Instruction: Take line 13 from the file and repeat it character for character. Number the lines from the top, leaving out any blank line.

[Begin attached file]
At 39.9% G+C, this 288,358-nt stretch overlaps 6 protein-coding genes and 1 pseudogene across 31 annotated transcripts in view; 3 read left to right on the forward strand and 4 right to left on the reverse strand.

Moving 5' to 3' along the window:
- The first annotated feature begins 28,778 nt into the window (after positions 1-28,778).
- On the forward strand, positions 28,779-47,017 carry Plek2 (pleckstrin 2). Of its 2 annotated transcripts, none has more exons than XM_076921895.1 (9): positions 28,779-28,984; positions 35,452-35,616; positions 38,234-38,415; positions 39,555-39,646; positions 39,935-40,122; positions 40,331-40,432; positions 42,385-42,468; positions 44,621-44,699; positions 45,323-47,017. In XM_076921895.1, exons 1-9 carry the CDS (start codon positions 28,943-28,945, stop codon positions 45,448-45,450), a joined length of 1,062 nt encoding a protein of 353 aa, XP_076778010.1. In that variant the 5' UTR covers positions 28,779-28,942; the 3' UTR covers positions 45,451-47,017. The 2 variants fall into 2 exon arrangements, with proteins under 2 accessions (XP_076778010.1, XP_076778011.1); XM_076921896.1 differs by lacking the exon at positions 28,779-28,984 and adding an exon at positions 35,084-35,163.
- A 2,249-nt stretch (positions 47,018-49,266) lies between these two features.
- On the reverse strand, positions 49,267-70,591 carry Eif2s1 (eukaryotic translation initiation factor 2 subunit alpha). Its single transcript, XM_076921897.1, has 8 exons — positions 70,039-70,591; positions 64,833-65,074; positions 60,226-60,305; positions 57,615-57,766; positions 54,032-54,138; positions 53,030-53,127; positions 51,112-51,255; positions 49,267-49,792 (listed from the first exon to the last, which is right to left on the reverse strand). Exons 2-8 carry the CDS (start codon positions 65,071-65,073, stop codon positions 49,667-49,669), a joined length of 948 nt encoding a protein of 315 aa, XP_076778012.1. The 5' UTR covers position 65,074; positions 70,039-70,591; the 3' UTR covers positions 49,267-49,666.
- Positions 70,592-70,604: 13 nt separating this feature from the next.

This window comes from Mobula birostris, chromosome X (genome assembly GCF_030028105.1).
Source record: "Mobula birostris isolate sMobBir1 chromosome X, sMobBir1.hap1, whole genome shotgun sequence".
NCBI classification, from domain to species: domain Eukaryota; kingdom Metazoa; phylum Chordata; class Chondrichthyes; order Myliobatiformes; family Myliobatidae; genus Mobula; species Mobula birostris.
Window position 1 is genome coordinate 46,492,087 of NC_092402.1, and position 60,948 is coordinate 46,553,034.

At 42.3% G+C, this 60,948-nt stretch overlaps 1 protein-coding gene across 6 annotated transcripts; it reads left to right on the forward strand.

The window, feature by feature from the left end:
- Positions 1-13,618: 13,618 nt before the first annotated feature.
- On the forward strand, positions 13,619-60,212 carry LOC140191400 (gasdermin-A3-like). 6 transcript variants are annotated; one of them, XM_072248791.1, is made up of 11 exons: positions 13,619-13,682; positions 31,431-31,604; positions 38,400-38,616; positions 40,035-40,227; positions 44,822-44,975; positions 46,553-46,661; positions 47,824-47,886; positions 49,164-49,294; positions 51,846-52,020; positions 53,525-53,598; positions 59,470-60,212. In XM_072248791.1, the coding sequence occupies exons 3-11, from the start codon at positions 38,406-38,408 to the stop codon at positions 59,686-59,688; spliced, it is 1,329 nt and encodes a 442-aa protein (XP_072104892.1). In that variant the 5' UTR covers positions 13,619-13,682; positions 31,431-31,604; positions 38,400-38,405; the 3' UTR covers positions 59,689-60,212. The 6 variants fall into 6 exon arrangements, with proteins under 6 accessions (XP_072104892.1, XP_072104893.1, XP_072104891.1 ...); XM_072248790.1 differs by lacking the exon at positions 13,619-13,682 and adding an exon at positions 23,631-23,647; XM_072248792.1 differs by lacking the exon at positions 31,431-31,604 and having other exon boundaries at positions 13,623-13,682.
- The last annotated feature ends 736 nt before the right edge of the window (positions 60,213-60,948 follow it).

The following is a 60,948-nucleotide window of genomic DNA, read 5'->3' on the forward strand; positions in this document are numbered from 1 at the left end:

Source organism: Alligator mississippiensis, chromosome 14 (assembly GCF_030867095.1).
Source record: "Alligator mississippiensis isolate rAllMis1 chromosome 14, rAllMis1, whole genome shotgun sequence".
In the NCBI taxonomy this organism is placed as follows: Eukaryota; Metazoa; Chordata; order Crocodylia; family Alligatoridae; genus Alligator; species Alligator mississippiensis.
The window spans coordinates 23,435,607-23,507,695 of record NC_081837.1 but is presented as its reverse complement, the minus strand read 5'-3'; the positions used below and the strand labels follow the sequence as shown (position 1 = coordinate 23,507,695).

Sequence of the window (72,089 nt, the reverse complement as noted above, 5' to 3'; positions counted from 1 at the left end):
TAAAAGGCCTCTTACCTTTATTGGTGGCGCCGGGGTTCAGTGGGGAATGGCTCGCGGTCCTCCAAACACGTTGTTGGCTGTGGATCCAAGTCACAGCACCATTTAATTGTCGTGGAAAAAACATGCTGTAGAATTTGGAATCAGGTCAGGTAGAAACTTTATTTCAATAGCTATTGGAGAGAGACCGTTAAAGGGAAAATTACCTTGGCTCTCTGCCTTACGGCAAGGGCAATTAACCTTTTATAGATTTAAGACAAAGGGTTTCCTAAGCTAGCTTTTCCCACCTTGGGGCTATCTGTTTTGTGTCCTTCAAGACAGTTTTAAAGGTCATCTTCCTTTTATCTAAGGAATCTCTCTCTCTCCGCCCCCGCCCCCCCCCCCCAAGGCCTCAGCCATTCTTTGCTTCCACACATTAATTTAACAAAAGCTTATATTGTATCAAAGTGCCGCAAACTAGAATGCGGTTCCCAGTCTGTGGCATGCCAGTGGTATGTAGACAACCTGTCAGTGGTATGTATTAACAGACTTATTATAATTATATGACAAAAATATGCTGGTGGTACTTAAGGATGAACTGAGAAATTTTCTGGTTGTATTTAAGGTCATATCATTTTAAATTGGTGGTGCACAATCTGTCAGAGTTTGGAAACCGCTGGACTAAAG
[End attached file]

The window, feature by feature from the left end: